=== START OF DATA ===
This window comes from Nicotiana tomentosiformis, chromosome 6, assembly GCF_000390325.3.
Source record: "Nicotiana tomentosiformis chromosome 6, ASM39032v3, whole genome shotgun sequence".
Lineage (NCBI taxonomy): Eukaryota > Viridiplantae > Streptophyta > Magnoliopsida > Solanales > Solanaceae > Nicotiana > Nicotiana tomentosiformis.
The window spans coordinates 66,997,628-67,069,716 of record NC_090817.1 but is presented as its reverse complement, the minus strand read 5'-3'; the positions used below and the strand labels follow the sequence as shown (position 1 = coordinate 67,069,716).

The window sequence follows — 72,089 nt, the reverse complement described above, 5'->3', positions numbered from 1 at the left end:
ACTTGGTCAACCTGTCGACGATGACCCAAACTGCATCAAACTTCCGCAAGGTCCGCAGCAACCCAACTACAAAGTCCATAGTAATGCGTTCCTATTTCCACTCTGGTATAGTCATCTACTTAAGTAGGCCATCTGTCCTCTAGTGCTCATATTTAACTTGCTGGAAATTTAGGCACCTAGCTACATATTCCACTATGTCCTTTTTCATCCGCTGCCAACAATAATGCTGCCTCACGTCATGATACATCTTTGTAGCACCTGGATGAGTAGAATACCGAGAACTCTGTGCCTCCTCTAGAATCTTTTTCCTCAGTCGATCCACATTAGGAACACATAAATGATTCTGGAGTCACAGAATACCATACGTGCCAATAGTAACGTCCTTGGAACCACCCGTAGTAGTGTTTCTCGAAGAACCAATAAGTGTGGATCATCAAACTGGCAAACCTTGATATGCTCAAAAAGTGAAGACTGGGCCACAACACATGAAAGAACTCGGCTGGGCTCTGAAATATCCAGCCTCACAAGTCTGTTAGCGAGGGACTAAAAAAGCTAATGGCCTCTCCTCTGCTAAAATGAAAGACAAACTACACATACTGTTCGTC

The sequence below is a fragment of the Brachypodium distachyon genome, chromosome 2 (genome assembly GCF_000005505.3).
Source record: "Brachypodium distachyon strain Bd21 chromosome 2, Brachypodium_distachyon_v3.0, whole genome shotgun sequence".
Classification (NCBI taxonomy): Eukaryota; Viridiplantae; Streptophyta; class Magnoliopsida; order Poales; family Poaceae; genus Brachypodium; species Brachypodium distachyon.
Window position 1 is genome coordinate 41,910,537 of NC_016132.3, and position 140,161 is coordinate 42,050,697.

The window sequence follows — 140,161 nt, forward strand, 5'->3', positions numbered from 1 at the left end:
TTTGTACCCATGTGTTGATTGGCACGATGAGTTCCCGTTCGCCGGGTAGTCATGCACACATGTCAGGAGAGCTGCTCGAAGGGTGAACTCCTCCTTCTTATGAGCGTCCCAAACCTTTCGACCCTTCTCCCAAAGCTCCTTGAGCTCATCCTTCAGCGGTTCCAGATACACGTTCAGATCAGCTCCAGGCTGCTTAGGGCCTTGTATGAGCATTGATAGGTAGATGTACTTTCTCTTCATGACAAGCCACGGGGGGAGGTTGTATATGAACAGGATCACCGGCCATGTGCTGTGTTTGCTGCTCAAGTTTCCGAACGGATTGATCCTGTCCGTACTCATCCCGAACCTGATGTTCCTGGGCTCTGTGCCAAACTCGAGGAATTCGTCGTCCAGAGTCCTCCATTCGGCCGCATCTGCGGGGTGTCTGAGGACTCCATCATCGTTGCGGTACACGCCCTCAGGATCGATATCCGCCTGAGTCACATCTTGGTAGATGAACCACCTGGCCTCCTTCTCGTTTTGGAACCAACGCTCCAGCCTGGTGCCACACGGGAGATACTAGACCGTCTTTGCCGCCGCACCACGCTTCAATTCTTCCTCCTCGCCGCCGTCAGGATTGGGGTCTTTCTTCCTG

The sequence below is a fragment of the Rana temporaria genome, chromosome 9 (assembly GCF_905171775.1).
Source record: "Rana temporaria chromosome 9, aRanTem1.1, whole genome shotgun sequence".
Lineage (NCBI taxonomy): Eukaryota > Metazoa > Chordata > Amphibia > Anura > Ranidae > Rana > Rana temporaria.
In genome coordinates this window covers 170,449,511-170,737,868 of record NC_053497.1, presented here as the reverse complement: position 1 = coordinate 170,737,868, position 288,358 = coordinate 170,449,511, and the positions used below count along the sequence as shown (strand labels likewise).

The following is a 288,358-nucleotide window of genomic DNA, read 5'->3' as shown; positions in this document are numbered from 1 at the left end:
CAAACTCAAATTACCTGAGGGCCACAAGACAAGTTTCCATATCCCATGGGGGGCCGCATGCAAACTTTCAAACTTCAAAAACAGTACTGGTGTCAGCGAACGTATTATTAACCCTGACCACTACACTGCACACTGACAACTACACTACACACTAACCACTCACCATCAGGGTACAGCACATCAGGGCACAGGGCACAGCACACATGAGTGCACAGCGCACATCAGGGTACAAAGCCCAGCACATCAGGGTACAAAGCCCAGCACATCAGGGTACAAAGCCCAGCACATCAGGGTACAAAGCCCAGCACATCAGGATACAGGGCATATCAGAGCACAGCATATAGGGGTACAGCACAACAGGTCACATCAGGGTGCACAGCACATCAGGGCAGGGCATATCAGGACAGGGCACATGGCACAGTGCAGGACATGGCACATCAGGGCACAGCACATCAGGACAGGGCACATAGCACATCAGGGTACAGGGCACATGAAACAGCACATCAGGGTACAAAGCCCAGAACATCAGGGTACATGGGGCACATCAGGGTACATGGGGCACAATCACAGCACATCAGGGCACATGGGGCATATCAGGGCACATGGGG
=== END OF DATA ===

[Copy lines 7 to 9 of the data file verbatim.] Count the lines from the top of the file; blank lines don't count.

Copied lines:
The sequence below is a fragment of the Brachypodium distachyon genome, chromosome 2 (genome assembly GCF_000005505.3).
Source record: "Brachypodium distachyon strain Bd21 chromosome 2, Brachypodium_distachyon_v3.0, whole genome shotgun sequence".
Classification (NCBI taxonomy): Eukaryota; Viridiplantae; Streptophyta; class Magnoliopsida; order Poales; family Poaceae; genus Brachypodium; species Brachypodium distachyon.